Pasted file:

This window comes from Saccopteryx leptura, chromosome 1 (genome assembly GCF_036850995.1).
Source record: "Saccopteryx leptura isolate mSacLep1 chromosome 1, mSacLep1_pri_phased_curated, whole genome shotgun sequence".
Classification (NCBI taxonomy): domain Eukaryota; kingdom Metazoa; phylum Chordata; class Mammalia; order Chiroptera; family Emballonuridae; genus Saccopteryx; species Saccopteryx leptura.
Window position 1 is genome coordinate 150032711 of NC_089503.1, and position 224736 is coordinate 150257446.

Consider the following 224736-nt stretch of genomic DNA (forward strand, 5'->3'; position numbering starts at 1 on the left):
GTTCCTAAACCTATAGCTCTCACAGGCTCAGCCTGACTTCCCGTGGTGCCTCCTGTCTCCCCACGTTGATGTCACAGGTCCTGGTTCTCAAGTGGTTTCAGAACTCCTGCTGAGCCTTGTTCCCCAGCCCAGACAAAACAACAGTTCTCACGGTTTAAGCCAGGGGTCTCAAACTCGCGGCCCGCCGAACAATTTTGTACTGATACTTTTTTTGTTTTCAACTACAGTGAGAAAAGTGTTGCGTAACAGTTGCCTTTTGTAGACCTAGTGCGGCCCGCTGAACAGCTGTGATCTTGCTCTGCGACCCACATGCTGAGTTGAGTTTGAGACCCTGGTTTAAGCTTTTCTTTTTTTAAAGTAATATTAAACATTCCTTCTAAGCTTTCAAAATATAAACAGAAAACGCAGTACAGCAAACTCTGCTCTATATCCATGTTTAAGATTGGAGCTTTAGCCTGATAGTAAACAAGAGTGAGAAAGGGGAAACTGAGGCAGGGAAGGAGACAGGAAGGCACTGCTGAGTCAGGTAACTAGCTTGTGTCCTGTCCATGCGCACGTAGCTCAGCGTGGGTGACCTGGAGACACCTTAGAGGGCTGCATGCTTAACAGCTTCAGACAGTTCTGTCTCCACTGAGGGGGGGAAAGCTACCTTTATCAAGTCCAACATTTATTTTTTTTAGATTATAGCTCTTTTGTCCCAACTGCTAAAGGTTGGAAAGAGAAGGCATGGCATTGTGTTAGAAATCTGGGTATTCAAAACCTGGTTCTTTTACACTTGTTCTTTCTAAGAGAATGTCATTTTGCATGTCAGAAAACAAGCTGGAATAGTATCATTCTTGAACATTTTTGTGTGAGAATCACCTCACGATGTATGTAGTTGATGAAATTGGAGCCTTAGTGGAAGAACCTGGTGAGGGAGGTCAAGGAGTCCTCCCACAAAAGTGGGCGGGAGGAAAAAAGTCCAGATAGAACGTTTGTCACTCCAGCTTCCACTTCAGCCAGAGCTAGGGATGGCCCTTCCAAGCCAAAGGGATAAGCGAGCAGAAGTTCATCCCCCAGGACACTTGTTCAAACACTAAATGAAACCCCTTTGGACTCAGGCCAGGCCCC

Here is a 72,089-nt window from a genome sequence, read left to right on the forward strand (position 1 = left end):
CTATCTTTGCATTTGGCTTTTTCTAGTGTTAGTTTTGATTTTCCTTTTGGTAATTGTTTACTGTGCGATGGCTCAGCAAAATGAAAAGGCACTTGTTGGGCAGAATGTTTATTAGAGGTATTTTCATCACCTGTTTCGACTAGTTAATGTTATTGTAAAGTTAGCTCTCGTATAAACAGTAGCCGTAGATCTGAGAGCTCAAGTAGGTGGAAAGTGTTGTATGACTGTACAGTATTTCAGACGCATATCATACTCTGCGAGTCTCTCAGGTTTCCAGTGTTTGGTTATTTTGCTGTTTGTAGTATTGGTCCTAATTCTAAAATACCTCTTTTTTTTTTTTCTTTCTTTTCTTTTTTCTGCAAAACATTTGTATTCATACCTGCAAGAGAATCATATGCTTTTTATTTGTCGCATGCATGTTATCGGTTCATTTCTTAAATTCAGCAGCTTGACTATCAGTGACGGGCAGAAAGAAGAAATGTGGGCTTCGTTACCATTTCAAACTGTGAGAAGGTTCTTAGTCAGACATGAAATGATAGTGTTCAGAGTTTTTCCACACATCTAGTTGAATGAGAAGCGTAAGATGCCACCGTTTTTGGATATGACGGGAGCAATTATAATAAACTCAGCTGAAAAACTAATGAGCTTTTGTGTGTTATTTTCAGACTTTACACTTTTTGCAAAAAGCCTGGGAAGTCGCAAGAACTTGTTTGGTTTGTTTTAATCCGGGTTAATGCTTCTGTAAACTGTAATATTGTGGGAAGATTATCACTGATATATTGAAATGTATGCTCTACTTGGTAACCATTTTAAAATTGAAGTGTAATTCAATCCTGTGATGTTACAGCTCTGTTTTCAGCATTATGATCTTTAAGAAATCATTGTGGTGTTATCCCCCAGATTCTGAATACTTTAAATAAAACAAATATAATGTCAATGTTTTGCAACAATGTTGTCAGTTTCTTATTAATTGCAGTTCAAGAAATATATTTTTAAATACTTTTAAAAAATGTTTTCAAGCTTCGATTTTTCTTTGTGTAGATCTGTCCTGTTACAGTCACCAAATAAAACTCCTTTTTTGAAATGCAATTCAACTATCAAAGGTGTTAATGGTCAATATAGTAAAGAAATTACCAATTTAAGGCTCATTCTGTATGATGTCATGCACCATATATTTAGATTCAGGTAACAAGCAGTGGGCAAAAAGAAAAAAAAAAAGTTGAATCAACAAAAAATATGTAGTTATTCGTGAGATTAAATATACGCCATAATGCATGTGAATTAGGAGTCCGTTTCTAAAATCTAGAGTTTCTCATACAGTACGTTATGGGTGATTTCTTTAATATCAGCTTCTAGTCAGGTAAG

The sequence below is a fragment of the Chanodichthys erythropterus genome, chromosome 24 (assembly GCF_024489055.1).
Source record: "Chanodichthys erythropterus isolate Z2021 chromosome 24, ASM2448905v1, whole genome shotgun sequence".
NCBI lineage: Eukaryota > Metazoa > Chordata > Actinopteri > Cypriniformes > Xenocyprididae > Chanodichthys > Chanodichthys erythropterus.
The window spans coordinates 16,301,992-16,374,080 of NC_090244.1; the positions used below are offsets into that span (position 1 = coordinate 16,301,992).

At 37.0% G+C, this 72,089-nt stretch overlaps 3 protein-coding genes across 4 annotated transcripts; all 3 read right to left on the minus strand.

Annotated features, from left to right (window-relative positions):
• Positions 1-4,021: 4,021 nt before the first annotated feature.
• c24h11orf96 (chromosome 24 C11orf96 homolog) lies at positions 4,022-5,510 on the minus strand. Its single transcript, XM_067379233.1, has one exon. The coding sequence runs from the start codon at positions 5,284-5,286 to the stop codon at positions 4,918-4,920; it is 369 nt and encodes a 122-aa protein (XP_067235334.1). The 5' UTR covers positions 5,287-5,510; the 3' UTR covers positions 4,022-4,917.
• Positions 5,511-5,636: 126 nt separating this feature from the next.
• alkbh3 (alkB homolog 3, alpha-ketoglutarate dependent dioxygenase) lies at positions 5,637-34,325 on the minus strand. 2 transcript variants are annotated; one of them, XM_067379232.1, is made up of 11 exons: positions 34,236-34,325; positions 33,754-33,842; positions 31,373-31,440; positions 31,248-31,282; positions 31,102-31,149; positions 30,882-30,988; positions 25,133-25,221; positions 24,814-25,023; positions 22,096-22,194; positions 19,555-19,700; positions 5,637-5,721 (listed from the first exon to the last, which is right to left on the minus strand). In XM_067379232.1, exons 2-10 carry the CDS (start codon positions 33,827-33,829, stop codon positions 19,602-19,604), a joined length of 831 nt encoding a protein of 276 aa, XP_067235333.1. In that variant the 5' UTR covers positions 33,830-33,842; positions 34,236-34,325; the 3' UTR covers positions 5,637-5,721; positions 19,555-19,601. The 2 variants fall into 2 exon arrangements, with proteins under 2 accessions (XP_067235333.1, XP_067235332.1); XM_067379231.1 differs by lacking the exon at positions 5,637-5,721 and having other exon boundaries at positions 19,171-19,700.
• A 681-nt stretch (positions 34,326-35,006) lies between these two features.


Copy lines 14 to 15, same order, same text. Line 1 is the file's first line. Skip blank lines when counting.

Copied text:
Annotated features, from left to right (window-relative positions):
• Positions 1-4,021: 4,021 nt before the first annotated feature.